Machine Problem 1


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Machine Problem 1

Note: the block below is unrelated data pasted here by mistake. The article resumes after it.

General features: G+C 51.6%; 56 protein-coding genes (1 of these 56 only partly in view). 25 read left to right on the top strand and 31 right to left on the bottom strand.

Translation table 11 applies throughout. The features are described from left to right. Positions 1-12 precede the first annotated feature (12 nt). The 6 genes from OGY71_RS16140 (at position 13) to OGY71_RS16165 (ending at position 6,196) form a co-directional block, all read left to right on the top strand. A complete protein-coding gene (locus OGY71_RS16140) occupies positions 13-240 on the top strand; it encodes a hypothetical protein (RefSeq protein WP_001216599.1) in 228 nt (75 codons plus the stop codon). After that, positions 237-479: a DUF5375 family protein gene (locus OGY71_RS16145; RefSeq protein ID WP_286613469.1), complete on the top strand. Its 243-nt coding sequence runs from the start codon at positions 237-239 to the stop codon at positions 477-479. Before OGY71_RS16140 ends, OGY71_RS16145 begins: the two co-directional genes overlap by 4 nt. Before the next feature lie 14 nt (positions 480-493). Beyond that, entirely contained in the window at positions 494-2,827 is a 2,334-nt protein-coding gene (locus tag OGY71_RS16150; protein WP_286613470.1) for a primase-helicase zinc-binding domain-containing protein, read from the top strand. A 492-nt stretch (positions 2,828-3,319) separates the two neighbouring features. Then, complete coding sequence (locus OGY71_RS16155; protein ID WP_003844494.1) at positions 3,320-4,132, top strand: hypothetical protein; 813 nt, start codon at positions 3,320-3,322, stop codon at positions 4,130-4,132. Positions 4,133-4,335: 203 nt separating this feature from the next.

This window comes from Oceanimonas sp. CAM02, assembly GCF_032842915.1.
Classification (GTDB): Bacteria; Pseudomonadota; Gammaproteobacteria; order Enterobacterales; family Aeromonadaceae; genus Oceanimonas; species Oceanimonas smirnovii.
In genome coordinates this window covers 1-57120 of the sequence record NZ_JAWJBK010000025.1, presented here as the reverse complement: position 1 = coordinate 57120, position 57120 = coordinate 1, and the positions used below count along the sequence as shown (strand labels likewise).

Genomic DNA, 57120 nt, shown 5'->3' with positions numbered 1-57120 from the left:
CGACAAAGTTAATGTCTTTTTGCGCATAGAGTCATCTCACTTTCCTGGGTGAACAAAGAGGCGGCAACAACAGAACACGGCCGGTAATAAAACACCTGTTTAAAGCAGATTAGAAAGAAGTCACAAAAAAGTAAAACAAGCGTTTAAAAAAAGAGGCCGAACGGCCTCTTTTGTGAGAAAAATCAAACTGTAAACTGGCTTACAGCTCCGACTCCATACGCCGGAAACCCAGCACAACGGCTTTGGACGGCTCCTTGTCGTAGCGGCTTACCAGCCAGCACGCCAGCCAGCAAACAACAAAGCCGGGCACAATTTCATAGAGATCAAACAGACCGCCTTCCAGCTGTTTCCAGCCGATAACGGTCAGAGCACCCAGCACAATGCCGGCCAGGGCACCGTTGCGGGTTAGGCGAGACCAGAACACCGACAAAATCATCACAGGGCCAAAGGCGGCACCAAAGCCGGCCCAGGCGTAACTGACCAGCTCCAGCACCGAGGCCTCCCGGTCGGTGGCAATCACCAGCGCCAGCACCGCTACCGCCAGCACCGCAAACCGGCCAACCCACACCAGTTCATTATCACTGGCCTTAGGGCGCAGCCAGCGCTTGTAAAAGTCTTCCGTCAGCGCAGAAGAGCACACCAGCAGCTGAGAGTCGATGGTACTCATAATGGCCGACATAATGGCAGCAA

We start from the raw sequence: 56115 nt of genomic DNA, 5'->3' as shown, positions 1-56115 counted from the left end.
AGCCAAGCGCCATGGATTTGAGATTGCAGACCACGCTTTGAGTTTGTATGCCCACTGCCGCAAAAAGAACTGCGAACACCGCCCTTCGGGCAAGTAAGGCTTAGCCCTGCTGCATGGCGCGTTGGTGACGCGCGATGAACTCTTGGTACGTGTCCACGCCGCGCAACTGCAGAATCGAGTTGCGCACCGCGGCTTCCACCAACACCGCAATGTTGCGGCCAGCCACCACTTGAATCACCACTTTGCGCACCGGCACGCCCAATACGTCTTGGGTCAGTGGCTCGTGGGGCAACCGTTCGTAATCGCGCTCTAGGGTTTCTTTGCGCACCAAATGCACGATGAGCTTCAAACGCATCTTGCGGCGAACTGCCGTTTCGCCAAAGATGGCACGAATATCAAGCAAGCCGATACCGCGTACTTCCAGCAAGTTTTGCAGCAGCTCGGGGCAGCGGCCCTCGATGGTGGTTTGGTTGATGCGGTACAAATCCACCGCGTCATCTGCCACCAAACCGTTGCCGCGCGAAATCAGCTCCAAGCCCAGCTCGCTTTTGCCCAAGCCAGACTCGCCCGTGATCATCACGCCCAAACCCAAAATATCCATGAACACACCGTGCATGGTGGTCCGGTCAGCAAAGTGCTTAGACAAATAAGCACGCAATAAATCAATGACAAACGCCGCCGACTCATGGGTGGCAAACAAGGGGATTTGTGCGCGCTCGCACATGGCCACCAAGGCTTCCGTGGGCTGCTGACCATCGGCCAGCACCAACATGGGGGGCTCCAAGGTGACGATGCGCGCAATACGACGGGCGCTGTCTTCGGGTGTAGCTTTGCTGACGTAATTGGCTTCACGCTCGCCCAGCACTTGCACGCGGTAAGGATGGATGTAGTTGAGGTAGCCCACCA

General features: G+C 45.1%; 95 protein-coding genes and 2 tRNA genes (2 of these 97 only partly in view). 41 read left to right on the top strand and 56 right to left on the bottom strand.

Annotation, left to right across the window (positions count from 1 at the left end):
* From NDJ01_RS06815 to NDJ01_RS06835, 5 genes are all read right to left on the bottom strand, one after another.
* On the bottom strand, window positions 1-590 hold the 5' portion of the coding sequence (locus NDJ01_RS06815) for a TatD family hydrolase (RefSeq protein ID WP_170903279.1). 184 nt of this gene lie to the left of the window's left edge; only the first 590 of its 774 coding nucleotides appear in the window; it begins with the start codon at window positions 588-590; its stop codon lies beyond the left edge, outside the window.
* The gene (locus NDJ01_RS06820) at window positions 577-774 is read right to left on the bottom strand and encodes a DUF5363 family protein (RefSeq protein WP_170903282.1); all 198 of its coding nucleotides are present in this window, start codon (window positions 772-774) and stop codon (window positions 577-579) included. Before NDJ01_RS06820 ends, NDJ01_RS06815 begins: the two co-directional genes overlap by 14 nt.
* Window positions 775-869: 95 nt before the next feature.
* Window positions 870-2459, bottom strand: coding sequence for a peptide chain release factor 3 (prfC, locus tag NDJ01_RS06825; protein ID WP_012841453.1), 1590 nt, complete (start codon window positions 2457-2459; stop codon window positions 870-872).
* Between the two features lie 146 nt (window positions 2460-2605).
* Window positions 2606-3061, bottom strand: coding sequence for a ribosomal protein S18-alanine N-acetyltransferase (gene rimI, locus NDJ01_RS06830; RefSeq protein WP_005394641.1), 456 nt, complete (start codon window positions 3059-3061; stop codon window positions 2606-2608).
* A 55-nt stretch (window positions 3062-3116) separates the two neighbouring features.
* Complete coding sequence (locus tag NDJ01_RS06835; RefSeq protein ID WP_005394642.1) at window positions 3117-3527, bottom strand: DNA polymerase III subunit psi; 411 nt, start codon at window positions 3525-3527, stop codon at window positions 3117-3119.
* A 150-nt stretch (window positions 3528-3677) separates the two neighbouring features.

1. 1. Prof. A.B Department of Electrical and Computer Engineering Spring’10 EECE 321 – Computer Organization Project – Machine Problem 1: Modeling Memory in VHDL [10 points] Throughout this semester, you will be working on your course project in pieces through a set of machine problems which be released on a regular basis. At the end of the semester, you will assemble the blocks you designed in these machine problems to implement a pipelined MIPS processor (more details to follow). So make sure you save your designs and document them in order to use them later. Your final grade on the project will be the sum of the grades you accumulate on the machine problems. All machine problems must be done using Modelsim version 6.5d. Follow the link on other ECE section web site for more information. In the first machine problem (MP1), you will learn how to model memory using VHDL. Please refer to the two VHDL source files auxiliary.vhd and mem_tb.vhd that are provided along with MP1. The file auxiliary.vhd is a VHDL package containing some user-defined constants, data types, functions, and procedures that you frequently need when performing memory operations. You can add your own functions to this package as needed. The file mem_tb.vhd contains a test bench for memory which you can use to experiment with. The following is a description of the contents of these two files. auxiliary.vhd: • MIPS_WORD_SIZE_IN_BYTES is a constant that refers to the number of BYTES within a WORD in MIPS. • MIPS_WORD is a data type that models a 32-bit word in MIPS. It is basically a 32-bit std_logic_vector. To define a variable in VHDL of type MIPS_WORD, use VARIABLE word : MIPS_WORD; The same applies for defining a signal in VHDL. • MEM_ARRAY is a data type which models an array whose elements are MIPS_WORDs. To define a memory that contains 64 words, use VARIABLE mem : MEM_ARRAY(1 to 64); • The procedure init_mem initializes memory from an external input file. The format of the input file is as follows: 00000000 00000010 00000004 00000011 00000008 00000012 0000000c 00000013 … Each line contains two fields separated by a white space. The first field is an address in hex format. The address is composed of 8 hexadecimal digits. The second field contains the data corresponding to that address, again in hexadecimal. init_mem reads this file and initialize memory, writing the data at the corresponding locations, and filling zeros in all other locations that may not be specified in the input file. • The procedure copy_mem_2_file does the opposite of init_mem. It takes a snapshot of memory and writes its contents into an external file, again in the same format defined above. • The function load_word returns the contents of memory at some address in the form of a MIPS_WORD as defined above. • The procedure store_word stores a word into memory at some address. • The procedures read_hex_2_natural and read_hex_2_word are auxiliary functions used in parsing a line from a file and translating it from hexadecimal into a decimal number or a MIPS_WORD.